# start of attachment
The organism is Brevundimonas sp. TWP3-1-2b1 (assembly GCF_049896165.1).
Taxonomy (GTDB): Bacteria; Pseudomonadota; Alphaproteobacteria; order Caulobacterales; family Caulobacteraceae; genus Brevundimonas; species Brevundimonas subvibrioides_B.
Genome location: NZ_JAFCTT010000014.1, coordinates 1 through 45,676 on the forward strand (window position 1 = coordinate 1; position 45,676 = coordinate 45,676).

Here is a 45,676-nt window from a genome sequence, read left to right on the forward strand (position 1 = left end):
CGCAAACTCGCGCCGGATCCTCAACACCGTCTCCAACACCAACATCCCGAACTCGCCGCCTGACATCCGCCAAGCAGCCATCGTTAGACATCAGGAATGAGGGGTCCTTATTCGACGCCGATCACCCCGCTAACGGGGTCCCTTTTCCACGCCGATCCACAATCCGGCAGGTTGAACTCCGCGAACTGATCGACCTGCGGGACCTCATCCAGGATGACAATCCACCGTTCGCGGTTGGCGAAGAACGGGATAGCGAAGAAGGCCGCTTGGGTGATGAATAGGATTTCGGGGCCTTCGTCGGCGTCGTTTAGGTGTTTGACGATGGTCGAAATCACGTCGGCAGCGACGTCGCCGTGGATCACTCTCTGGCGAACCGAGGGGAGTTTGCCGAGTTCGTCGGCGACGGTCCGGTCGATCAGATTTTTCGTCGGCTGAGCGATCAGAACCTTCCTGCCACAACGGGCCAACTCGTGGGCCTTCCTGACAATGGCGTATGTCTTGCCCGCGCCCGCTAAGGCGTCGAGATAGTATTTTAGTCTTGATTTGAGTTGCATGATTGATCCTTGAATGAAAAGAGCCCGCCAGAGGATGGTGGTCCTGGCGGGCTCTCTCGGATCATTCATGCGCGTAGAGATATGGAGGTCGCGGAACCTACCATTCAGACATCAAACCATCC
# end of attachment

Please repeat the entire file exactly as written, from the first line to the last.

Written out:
The organism is Brevundimonas sp. TWP3-1-2b1 (assembly GCF_049896165.1).
Taxonomy (GTDB): Bacteria; Pseudomonadota; Alphaproteobacteria; order Caulobacterales; family Caulobacteraceae; genus Brevundimonas; species Brevundimonas subvibrioides_B.
Genome location: NZ_JAFCTT010000014.1, coordinates 1 through 45,676 on the forward strand (window position 1 = coordinate 1; position 45,676 = coordinate 45,676).

Here is a 45,676-nt window from a genome sequence, read left to right on the forward strand (position 1 = left end):
CGCAAACTCGCGCCGGATCCTCAACACCGTCTCCAACACCAACATCCCGAACTCGCCGCCTGACATCCGCCAAGCAGCCATCGTTAGACATCAGGAATGAGGGGTCCTTATTCGACGCCGATCACCCCGCTAACGGGGTCCCTTTTCCACGCCGATCCACAATCCGGCAGGTTGAACTCCGCGAACTGATCGACCTGCGGGACCTCATCCAGGATGACAATCCACCGTTCGCGGTTGGCGAAGAACGGGATAGCGAAGAAGGCCGCTTGGGTGATGAATAGGATTTCGGGGCCTTCGTCGGCGTCGTTTAGGTGTTTGACGATGGTCGAAATCACGTCGGCAGCGACGTCGCCGTGGATCACTCTCTGGCGAACCGAGGGGAGTTTGCCGAGTTCGTCGGCGACGGTCCGGTCGATCAGATTTTTCGTCGGCTGAGCGATCAGAACCTTCCTGCCACAACGGGCCAACTCGTGGGCCTTCCTGACAATGGCGTATGTCTTGCCCGCGCCCGCTAAGGCGTCGAGATAGTATTTTAGTCTTGATTTGAGTTGCATGATTGATCCTTGAATGAAAAGAGCCCGCCAGAGGATGGTGGTCCTGGCGGGCTCTCTCGGATCATTCATGCGCGTAGAGATATGGAGGTCGCGGAACCTACCATTCAGACATCAAACCATCC